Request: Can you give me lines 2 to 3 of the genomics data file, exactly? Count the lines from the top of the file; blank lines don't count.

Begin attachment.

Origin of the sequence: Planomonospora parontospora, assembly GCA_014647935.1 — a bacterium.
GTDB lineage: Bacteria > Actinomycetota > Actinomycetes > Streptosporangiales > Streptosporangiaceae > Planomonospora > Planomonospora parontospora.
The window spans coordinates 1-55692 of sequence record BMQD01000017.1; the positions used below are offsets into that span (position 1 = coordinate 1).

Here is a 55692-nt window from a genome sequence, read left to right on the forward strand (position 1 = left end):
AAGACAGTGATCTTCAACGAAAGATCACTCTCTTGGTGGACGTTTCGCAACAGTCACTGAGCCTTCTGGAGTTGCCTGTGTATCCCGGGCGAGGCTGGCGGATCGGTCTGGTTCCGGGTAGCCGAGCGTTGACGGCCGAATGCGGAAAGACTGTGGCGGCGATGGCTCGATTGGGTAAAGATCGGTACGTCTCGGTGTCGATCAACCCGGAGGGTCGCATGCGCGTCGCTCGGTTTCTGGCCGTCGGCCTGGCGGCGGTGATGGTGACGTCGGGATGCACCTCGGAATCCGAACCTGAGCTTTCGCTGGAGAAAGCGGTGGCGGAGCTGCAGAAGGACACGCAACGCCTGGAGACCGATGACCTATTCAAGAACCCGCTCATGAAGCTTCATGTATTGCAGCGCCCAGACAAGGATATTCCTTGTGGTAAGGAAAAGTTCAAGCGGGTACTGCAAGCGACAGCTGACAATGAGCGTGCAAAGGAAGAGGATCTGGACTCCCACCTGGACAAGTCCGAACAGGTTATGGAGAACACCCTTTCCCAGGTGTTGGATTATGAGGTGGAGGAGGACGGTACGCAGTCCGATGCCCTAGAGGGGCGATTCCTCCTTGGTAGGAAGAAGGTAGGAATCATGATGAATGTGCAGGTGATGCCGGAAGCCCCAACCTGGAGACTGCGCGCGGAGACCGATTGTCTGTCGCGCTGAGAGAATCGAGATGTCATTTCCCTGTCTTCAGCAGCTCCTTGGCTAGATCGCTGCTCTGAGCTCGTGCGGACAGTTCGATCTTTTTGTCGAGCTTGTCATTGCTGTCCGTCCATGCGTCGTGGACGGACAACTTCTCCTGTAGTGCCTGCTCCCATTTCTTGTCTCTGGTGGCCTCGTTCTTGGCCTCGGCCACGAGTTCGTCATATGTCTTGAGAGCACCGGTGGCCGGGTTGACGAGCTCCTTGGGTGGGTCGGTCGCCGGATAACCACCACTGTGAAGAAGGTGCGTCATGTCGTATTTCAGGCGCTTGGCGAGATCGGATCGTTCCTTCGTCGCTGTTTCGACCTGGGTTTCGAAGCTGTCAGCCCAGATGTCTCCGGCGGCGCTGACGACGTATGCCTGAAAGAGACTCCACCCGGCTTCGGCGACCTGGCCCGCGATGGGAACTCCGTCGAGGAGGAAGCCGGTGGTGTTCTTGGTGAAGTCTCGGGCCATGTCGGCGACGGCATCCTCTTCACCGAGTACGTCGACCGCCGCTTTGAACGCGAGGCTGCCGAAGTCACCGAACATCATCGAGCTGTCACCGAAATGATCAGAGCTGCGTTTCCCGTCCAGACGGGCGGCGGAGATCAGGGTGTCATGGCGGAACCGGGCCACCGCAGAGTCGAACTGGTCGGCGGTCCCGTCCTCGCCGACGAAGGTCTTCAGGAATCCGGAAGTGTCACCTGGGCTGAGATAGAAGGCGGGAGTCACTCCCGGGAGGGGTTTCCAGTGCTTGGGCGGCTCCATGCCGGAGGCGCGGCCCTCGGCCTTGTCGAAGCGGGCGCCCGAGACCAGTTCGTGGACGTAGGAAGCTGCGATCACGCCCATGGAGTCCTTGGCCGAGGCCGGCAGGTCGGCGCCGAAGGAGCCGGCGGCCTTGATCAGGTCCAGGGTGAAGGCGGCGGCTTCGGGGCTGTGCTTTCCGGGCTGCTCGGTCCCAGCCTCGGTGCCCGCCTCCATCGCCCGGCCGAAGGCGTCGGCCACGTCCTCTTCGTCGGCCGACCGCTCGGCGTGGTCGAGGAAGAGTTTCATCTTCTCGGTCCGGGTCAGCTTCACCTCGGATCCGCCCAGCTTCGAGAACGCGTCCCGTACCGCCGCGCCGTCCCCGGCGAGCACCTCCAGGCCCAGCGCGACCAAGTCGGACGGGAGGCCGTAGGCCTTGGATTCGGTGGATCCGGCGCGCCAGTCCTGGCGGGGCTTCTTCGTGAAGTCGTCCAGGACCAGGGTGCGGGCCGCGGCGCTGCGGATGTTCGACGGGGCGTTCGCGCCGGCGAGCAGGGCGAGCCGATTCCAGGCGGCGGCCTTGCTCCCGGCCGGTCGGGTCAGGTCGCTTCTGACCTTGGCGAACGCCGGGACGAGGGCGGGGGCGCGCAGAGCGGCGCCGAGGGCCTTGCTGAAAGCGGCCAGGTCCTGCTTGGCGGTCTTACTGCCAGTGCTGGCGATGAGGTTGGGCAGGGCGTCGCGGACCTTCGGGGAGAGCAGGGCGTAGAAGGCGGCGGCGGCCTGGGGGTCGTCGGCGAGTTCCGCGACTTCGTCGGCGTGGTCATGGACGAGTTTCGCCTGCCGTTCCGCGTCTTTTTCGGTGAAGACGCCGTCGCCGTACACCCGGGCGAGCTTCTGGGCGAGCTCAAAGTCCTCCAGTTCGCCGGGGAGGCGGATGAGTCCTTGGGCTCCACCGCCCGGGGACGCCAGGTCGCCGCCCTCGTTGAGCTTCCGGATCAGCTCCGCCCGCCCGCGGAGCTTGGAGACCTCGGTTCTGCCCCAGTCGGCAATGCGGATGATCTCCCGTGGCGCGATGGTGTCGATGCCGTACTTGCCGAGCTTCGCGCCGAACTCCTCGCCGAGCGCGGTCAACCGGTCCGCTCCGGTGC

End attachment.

GTDB lineage: Bacteria > Actinomycetota > Actinomycetes > Streptosporangiales > Streptosporangiaceae > Planomonospora > Planomonospora parontospora.
The window spans coordinates 1-55692 of sequence record BMQD01000017.1; the positions used below are offsets into that span (position 1 = coordinate 1).